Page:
Andrei Romanovich Chikatilo was a Soviet serial killer, nicknamed the Butcher of Rostov, the Red Ripper, and the Rostov Ripper, who committed the sexual assault, murder, and mutilation of at least 52 women and children between 1978 and 1990 in the Russian SFSR, the Ukrainian SSR, and the Uzbek SSR. Chikatilo confessed to a total of 56 murders and was tried for 53 of these killings in April 1992. He was convicted and sentenced to death for 52 of these murders in October 1992 and subsequently executed in February 1994.
By January 1983, four victims thus far killed had been tentatively linked to the same killer. A Moscow police team, headed by Major Mikhail Fetisov, was sent to Rostov-on-Don to direct the investigation. Fetisov established a team of 10 investigators, based in Rostov, charged with solving all four cases. In March, Fetisov assigned a newly appointed specialist forensic analyst, Viktor Burakov, to head the investigation. The following month, Olga Stalmachenok’s body was found. Burakov was summoned to the crime scene, where he examined the numerous knife wounds and eviscerations conducted upon the child, and the striations on her eye sockets. Burakov later stated that, as he noted the striations upon Stalmachenok’s eye sockets, any doubts about the presence of a serial killer evaporated.
Chikatilo did not kill again until June 1983, when he murdered a 15-year-old Armenian girl named Laura Sarkisyan; her body was found close to an unmarked railway platform near Shakhty. By September, he had killed a further five victims. The accumulation of bodies found and the similarities between the pattern of wounds inflicted on the victims forced the Soviet authorities to acknowledge that a serial killer was on the loose. On 6 September 1983, the public prosecutor of the USSR formally linked six of the murders thus far committed to the same killer.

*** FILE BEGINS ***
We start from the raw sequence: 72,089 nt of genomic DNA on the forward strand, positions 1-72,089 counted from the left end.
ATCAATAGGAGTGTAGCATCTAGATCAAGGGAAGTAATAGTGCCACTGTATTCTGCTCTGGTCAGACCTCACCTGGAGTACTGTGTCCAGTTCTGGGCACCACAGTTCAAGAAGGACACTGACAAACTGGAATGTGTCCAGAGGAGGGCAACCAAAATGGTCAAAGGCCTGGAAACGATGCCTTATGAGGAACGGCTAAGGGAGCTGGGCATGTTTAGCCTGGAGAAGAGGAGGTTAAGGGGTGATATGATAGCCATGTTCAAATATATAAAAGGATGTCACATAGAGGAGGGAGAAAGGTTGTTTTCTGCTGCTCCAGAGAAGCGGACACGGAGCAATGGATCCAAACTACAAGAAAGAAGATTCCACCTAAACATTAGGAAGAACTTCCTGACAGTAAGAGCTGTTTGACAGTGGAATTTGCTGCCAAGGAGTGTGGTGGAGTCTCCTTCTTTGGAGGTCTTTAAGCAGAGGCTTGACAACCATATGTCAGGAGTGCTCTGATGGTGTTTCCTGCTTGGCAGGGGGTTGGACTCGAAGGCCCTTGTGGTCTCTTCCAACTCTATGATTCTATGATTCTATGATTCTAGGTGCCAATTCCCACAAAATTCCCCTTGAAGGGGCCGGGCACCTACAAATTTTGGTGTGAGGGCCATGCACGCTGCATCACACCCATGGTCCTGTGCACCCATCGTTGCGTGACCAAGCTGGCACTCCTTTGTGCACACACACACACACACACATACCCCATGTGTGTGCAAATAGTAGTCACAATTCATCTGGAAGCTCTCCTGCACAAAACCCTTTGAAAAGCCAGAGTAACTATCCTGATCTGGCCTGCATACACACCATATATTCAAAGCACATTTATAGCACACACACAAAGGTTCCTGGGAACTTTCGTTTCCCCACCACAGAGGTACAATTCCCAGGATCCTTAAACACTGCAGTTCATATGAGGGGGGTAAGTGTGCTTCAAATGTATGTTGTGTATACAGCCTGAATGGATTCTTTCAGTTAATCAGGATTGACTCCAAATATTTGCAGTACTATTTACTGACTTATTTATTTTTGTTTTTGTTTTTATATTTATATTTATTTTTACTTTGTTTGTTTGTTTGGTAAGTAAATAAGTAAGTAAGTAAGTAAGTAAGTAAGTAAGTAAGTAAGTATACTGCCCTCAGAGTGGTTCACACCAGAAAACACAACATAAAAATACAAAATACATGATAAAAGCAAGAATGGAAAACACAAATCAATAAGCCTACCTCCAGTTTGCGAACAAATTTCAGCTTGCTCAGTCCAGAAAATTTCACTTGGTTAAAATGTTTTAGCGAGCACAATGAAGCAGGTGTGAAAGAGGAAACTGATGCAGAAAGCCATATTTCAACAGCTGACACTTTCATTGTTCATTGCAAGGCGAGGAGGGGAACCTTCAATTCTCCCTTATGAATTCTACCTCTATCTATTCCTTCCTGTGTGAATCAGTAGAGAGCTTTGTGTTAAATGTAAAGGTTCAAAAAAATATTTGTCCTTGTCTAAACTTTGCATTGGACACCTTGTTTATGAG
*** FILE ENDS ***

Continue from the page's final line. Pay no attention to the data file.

Due to the sheer savagery of the murders and the precision of the eviscerations upon the victims’ bodies, police theorized that the killings had been conducted by either a group harvesting organs to sell for transplant, the work of a Satanic cult, or a mentally ill individual. Much of the police effort concentrated upon the theory that the killer must be either mentally ill, homosexual, or a pedophile, and the alibis of all individuals who had either spent time in psychiatric wards or had been convicted of homosexuality or pedophilia were checked and logged in a card filing system. Registered sex offenders were also investigated and, if their alibi was corroborated, eliminated from the inquiry.
Beginning in September 1983, several young men confessed to the murders, although these individuals were often intellectually disabled youths who admitted to the crimes only under prolonged and often brutal interrogation. Three known homosexuals and a convicted sex offender committed suicide as a result of the investigators’ heavy-handed tactics. As a consequence of the investigation into the killings, more than 1000 unrelated crimes, including 95 murders and 245 rapes, were solved.